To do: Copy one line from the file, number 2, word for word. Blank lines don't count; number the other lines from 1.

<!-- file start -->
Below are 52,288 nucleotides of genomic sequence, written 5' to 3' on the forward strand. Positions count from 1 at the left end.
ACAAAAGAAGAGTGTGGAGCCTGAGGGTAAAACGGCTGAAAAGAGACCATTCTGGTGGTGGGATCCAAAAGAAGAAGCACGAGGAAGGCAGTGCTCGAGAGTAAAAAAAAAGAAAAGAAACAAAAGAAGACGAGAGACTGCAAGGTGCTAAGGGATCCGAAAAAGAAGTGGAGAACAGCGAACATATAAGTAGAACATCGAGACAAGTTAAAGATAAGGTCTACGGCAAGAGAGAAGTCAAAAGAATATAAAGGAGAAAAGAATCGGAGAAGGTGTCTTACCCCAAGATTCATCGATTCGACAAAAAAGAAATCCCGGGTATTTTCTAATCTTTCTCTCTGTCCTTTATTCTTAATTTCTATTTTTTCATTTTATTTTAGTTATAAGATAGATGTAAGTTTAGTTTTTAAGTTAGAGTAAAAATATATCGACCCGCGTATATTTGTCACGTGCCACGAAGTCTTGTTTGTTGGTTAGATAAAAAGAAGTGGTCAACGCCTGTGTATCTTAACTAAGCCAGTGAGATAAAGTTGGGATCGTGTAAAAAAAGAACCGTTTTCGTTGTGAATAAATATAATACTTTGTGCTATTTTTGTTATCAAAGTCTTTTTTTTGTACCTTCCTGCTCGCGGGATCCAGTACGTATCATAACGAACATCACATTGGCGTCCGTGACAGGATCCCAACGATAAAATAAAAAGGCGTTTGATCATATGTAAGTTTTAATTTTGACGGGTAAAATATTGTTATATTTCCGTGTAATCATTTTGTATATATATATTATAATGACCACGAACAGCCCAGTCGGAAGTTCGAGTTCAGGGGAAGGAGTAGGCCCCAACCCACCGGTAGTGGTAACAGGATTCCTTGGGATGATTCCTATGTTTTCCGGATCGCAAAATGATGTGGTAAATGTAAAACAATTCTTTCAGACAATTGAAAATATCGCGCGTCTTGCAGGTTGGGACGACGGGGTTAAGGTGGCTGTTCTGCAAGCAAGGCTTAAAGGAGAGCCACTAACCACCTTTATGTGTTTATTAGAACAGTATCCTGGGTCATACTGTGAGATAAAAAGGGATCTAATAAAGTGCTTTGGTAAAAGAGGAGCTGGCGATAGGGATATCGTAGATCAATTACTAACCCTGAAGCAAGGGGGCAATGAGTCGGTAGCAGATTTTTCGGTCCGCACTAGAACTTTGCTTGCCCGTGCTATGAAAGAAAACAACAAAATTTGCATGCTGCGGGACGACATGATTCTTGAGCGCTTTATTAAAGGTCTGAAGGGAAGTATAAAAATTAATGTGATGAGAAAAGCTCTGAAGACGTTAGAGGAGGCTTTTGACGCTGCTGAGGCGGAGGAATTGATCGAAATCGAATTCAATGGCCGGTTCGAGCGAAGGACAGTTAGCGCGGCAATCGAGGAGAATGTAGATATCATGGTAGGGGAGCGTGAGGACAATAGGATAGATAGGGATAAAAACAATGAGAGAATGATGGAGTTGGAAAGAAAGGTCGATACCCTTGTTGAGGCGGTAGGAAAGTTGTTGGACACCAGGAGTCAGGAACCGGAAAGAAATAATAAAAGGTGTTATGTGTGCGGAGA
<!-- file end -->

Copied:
ACAAAAGAAGAGTGTGGAGCCTGAGGGTAAAACGGCTGAAAAGAGACCATTCTGGTGGTGGGATCCAAAAGAAGAAGCACGAGGAAGGCAGTGCTCGAGAGTAAAAAAAAAGAAAAGAAACAAAAGAAGACGAGAGACTGCAAGGTGCTAAGGGATCCGAAAAAGAAGTGGAGAACAGCGAACATATAAGTAGAACATCGAGACAAGTTAAAGATAAGGTCTACGGCAAGAGAGAAGTCAAAAGAATATAAAGGAGAAAAGAATCGGAGAAGGTGTCTTACCCCAAGATTCATCGATTCGACAAAAAAGAAATCCCGGGTATTTTCTAATCTTTCTCTCTGTCCTTTATTCTTAATTTCTATTTTTTCATTTTATTTTAGTTATAAGATAGATGTAAGTTTAGTTTTTAAGTTAGAGTAAAAATATATCGACCCGCGTATATTTGTCACGTGCCACGAAGTCTTGTTTGTTGGTTAGATAAAAAGAAGTGGTCAACGCCTGTGTATCTTAACTAAGCCAGTGAGATAAAGTTGGGATCGTGTAAAAAAAGAACCGTTTTCGTTGTGAATAAATATAATACTTTGTGCTATTTTTGTTATCAAAGTCTTTTTTTTGTACCTTCCTGCTCGCGGGATCCAGTACGTATCATAACGAACATCACATTGGCGTCCGTGACAGGATCCCAACGATAAAATAAAAAGGCGTTTGATCATATGTAAGTTTTAATTTTGACGGGTAAAATATTGTTATATTTCCGTGTAATCATTTTGTATATATATATTATAATGACCACGAACAGCCCAGTCGGAAGTTCGAGTTCAGGGGAAGGAGTAGGCCCCAACCCACCGGTAGTGGTAACAGGATTCCTTGGGATGATTCCTATGTTTTCCGGATCGCAAAATGATGTGGTAAATGTAAAACAATTCTTTCAGACAATTGAAAATATCGCGCGTCTTGCAGGTTGGGACGACGGGGTTAAGGTGGCTGTTCTGCAAGCAAGGCTTAAAGGAGAGCCACTAACCACCTTTATGTGTTTATTAGAACAGTATCCTGGGTCATACTGTGAGATAAAAAGGGATCTAATAAAGTGCTTTGGTAAAAGAGGAGCTGGCGATAGGGATATCGTAGATCAATTACTAACCCTGAAGCAAGGGGGCAATGAGTCGGTAGCAGATTTTTCGGTCCGCACTAGAACTTTGCTTGCCCGTGCTATGAAAGAAAACAACAAAATTTGCATGCTGCGGGACGACATGATTCTTGAGCGCTTTATTAAAGGTCTGAAGGGAAGTATAAAAATTAATGTGATGAGAAAAGCTCTGAAGACGTTAGAGGAGGCTTTTGACGCTGCTGAGGCGGAGGAATTGATCGAAATCGAATTCAATGGCCGGTTCGAGCGAAGGACAGTTAGCGCGGCAATCGAGGAGAATGTAGATATCATGGTAGGGGAGCGTGAGGACAATAGGATAGATAGGGATAAAAACAATGAGAGAATGATGGAGTTGGAAAGAAAGGTCGATACCCTTGTTGAGGCGGTAGGAAAGTTGTTGGACACCAGGAGTCAGGAACCGGAAAGAAATAATAAAAGGTGTTATGTGTGCGGAGA